Cordilleran Section - 115th Annual Meeting - 2019

Paper No. 17-1
Presentation Time: 8:00 AM


REIDEL, Stephen1, FECHT, Karl2, TOLAN, Terry L.3 and CHAMNESS, Michelle1, (1)School of the Environment, Washington State University-Tricities, 2710 Crimson Way, Richland, WA 99354-1671, (2)School of the Environment, Washington State University, 2710 Crimson Way, Richland, WA 99354-1671; School of the Environment, Washington State University, Pullman, WA 99164, (3)Intera, Richland, WA 99354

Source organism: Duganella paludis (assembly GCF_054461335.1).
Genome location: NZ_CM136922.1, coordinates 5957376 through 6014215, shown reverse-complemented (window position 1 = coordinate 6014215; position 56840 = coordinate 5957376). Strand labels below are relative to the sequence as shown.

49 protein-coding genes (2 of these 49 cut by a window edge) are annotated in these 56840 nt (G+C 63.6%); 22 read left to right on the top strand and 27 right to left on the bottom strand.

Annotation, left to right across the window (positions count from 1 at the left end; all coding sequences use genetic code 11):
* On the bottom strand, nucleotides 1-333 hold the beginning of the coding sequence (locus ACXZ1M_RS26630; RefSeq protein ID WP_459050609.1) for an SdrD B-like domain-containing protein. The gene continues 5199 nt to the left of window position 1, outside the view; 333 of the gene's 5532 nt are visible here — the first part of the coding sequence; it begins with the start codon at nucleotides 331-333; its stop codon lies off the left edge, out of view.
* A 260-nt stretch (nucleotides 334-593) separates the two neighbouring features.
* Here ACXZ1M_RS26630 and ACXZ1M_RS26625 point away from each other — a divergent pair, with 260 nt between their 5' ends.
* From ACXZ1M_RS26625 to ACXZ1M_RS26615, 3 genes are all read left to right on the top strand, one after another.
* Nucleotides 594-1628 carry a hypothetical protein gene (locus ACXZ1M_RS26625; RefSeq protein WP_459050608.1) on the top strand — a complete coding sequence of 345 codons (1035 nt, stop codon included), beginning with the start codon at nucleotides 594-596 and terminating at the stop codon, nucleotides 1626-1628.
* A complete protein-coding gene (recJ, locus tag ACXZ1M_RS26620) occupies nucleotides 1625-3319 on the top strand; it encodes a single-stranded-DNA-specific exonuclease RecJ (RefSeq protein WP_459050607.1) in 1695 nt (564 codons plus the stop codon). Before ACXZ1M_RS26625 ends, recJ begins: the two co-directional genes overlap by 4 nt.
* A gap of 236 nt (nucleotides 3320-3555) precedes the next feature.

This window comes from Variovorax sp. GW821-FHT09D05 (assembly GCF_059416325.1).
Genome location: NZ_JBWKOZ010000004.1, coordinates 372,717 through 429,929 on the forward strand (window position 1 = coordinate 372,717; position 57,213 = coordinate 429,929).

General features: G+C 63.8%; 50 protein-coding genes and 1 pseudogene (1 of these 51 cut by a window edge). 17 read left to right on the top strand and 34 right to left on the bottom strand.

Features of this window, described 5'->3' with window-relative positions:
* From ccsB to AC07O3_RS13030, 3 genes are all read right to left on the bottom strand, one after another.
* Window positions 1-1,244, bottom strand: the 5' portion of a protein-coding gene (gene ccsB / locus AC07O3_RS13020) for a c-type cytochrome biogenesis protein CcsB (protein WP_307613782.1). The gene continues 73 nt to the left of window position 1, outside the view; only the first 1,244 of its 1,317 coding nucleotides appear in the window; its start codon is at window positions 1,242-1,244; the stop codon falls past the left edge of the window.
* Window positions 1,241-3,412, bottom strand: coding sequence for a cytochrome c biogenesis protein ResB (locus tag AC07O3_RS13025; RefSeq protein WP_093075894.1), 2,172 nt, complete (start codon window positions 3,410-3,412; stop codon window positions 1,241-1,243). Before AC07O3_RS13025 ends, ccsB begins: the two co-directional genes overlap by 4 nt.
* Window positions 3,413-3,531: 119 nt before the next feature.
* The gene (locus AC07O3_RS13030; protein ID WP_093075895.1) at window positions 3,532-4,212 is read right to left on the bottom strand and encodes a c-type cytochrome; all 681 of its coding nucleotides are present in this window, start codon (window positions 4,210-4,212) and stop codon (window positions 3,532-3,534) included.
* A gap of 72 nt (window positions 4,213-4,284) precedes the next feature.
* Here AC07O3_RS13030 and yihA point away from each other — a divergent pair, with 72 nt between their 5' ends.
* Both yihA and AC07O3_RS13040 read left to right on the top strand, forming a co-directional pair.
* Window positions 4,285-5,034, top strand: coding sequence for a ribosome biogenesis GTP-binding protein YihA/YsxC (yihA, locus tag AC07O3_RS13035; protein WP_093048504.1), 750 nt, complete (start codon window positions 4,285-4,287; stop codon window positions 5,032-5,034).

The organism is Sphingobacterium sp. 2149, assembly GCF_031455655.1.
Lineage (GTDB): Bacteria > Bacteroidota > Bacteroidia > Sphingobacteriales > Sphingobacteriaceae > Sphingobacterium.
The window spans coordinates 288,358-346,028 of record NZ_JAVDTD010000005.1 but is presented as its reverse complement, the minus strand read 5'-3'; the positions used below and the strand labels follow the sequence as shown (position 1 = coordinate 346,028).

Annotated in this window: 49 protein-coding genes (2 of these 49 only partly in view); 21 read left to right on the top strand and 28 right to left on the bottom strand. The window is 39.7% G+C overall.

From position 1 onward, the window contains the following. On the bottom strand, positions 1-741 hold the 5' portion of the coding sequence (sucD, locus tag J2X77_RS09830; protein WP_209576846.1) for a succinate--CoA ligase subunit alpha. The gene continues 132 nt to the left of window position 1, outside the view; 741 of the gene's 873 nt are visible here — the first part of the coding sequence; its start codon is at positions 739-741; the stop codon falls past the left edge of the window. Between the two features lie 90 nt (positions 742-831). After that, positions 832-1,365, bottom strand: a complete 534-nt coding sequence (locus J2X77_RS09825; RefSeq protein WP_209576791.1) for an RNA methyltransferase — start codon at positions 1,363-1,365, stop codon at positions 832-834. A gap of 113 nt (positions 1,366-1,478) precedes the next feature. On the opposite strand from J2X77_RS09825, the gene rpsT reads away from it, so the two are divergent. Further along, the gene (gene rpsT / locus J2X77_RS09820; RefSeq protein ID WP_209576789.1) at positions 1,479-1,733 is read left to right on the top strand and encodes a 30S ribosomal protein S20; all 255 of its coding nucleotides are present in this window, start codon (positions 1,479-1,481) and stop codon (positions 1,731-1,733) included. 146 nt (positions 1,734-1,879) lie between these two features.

The Olympic-Wallowa lineament (OWL) is an alignment of geologic structures extending from the Olympic Peninsula-Puget Sound area of western Washington to the Wallowa Mountains of northeast Oregon. It trends NW to SE across Washington crossing through the Columbia Basin and forming the southern boundary of the Pasco Basin. Within the Columbia Basin, the OWL aligns with over 200 kms of folds that are part of the Yakima fold and thrust belt and includes the alignment of structures from Rattlesnake Mountain to Wallula Gap and the Wallula fault zone (WFZ) commonly referred to as the Rattlesnake-Wallula alignment (RAW). The WFZ extends from the Blue Mountains to Wallula Gap. From Wallula Gap to Rattlesnake Mountain, the RAW consists of a set of doubly-plunging anticlines referred to as the Rattles. The Olympic-Wallowa lineament has been controversial since it was first recognized by Raisz (1945) with two competing interpretations for the OWL: that of a major strike-slip fault and that of a series of thrusted anticlines. We will examine the RAW portion of the OWL focusing on geologic mapping from over the past 40 years and integrating that with published geophysical studies. We will show that the geologic structures of the RAW are north verging, thrusted anticlines that have had no strike-slip fault movement since at least the middle Miocene.